As for the transfer time length, in NY personal experience and knowledge of having worked through some issues with a pair Frame 9E units many years ago 300 seconds is borderline too long. And that was with conventional combustors with a single nozzle per combustor. DLN units have multiple nozzles per combustor which means the liquid fuel flow-rates during the initial part of the gas-to-liquid transfer is very low....

But if you say there are no spreads--and no load swings--then it sounds as if everything is good. The real proof will be seen during a maintenance outage; if the fuel nozzles and liners are okay, then that's good.

Little or no MW swings, low exhaust temperature spreads and no signs of issues with fuel nozzles (canonization in the nozzle or on the nozzle tips), and no signs of hot spots or discoloration of the combustion liners directly below the nozzles are the desired effects and indication that things are okay.

jolek,

WOW!!! My apologies, sir. I am not a good proof-reader of my own writing, and with a new mobile phone the spellchecker is overly ambitious with technical writing corrections--which I didn't catch. So, the message must have seemed very strange.

So, here goes a re-write, with (I hope!) most things corrected. Again, my sincere apologies for any confusion.

It sounds like you are lucky and have a unit that was packaged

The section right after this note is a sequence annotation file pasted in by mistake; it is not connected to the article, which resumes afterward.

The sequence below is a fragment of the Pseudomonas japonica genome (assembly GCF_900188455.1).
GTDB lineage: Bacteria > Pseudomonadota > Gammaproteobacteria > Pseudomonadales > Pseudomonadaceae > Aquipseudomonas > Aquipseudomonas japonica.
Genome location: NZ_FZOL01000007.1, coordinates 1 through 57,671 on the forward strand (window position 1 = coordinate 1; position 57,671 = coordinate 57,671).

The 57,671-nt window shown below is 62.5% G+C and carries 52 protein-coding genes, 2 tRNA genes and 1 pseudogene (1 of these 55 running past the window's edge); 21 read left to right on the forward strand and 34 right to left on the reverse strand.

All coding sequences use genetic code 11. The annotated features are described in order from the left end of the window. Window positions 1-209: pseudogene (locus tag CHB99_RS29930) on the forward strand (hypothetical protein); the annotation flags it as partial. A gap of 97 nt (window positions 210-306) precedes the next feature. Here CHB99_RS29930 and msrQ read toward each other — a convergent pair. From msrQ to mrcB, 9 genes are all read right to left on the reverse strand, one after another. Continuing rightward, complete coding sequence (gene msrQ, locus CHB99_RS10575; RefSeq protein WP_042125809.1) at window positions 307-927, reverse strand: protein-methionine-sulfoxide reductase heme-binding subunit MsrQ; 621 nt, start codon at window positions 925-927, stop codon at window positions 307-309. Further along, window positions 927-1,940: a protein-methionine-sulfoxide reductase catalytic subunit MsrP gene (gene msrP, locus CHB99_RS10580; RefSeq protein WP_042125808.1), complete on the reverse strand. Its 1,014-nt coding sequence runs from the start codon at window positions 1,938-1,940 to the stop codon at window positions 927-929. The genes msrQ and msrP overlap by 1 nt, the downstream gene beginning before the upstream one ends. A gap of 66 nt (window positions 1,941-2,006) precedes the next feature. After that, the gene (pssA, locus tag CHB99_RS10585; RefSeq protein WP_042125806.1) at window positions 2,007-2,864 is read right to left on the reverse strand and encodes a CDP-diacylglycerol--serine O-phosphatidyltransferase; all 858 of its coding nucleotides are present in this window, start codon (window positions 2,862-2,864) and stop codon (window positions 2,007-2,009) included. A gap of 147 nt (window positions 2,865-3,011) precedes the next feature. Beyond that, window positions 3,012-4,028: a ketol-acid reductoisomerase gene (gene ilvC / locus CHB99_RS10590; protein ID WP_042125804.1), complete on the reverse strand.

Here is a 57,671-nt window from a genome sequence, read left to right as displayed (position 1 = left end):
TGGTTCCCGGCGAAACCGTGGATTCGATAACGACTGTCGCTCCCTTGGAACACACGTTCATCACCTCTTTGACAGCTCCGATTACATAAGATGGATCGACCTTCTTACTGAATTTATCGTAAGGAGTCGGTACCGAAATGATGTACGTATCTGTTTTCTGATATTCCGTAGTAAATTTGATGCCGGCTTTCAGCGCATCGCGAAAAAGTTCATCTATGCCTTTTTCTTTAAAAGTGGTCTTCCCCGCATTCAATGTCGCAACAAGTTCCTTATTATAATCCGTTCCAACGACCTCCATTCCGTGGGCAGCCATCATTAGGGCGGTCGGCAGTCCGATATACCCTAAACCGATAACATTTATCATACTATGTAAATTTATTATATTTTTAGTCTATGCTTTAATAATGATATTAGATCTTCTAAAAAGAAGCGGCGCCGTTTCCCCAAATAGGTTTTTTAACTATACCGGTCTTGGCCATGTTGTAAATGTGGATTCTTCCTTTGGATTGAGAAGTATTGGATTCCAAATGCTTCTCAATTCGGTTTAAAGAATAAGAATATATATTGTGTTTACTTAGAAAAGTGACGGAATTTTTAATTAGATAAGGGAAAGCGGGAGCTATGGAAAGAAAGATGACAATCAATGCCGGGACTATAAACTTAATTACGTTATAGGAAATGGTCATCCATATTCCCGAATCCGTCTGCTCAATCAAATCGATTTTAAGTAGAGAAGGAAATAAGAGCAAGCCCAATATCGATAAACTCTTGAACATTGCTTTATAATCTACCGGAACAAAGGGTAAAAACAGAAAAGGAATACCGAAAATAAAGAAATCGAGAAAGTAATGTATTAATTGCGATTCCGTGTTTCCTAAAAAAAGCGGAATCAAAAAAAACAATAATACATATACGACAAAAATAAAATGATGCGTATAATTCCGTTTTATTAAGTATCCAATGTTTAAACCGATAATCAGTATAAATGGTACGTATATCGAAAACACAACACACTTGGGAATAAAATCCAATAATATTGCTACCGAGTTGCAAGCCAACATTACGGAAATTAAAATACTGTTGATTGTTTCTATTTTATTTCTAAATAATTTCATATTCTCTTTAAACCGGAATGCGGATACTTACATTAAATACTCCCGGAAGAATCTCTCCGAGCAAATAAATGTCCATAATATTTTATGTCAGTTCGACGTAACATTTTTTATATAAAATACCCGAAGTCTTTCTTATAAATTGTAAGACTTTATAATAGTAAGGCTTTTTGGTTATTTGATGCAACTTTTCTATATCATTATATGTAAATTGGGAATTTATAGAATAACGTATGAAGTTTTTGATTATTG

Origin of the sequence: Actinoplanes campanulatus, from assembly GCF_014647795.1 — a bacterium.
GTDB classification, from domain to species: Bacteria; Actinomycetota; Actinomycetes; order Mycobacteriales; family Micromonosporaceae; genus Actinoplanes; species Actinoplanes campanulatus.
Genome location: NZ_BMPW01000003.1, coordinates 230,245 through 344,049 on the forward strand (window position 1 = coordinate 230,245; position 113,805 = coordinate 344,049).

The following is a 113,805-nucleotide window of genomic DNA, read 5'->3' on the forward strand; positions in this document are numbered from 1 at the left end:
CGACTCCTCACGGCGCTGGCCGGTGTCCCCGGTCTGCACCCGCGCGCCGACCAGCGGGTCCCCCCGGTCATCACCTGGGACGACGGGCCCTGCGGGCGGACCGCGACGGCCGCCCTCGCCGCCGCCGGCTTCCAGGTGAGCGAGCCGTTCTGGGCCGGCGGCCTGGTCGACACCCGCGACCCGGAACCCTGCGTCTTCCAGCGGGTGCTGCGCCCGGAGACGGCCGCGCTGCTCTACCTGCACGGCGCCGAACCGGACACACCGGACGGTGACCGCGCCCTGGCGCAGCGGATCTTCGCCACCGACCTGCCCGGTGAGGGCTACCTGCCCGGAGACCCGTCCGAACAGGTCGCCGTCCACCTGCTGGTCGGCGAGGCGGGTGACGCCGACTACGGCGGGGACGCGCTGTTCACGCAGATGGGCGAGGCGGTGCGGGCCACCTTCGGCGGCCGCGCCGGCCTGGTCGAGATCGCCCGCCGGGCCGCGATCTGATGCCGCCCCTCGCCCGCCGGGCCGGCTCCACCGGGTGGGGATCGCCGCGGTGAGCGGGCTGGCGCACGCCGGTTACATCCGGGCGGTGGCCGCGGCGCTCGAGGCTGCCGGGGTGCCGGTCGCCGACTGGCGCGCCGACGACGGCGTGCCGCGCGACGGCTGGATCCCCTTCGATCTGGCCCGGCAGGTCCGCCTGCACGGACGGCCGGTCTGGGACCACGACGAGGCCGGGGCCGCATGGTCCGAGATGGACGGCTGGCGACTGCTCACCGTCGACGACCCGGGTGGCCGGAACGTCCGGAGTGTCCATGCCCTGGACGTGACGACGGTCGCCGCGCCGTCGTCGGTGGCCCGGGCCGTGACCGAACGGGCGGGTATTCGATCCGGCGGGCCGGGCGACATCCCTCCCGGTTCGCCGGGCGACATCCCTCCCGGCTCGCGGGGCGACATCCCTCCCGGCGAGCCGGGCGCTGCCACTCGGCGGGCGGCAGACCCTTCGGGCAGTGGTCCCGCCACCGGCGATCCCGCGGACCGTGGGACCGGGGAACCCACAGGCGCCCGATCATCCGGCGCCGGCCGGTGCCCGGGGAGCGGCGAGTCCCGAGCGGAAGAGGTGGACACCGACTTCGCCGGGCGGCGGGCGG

by GE-Belfort which has a lot of overly complicated
sequencing and a lot of I/O.

I have seen a single solenoid-operated valve used to control the
14 pneumatic valves, but that adds a lot of tubing to the
compartment. And if you have a unit with an on-base enclosure
that would be very tight (I presume you also have Water
Injection. Even with off-base lagging it can still get very
crowded--IF a little planning and forethought are NOT employed.

As for the transfer time length, in MY personal experience
and knowledge of having worked through some issues with a
pair of Frame 9E units many years ago 300 seconds is borderline
too long. And that was with conventional combustors with a
single nozzle per combustor. DLN units have multiple nozzles
per combustor which means the liquid fuel flow-rates during
the initial part of the gas-to-liquid transfer are ery
low....

But if you say there are no spreads--and no load
swings--then it sounds as if everything is good. The real
proof will be seen during a maintenance outage; if the fuel
nozzles and liners are okay, then that's good.

Little or no MW swings, low exhaust temperature spreads and
no signs of issues with fuel nozzles (carbonization in the
nozzle or on the nozzle tips), and no signs of hot spots or
discoloration of the combustion liners directly below the
nozzles are the desired effects and indication that things
are okay.

-----

Hope that clears things up a little.

Thank you, CSA!

Those small grammar mistakes don't bother me at all. Myself, as English is not my first (and not a second, and not a third) language, surely making such terrible mistakes that I'm really glad someone can get to the point of a problem I'm trying to share and describe :). Misunderstanding a technical issue and incorrect advice and explanation as a result are bother me.

Thank you for rereading and rechecking your own replies.

BTW, we don't have Belfort packaging at these units (we do at other two with MKVIe), but upgrade to dual fuel and DLN 1 made by Thomassen.